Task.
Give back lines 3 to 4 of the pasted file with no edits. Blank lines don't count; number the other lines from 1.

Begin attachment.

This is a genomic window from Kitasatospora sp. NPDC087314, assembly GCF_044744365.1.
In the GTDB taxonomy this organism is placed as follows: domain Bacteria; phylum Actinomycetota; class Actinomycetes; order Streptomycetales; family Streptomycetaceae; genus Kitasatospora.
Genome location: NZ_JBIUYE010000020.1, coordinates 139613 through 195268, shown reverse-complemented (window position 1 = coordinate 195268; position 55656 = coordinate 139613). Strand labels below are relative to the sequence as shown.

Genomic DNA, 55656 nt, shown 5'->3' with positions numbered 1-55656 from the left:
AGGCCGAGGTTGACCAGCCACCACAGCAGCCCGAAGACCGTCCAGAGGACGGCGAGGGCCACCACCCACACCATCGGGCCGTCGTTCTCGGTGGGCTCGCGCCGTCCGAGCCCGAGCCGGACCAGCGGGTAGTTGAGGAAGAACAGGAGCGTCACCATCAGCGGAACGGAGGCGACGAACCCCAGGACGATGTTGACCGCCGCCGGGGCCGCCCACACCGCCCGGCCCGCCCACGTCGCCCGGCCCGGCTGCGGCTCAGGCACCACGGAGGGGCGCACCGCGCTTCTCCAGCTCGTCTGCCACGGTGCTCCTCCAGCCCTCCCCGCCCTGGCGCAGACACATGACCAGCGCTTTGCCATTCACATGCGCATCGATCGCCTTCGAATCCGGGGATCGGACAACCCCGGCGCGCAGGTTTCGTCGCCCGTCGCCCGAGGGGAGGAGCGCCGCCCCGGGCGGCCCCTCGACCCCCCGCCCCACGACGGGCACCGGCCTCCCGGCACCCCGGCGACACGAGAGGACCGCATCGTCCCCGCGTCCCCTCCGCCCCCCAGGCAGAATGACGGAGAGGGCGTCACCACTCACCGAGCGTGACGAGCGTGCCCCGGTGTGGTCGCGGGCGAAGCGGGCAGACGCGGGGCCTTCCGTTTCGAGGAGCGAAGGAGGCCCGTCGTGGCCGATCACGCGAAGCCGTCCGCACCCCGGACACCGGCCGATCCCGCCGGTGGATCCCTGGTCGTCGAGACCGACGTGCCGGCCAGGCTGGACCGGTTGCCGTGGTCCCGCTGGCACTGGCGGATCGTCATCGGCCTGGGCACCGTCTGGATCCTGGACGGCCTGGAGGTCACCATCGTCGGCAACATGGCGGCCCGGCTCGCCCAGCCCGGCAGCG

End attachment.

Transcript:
Genome location: NZ_JBIUYE010000020.1, coordinates 139613 through 195268, shown reverse-complemented (window position 1 = coordinate 195268; position 55656 = coordinate 139613). Strand labels below are relative to the sequence as shown.

Genomic DNA, 55656 nt, shown 5'->3' with positions numbered 1-55656 from the left: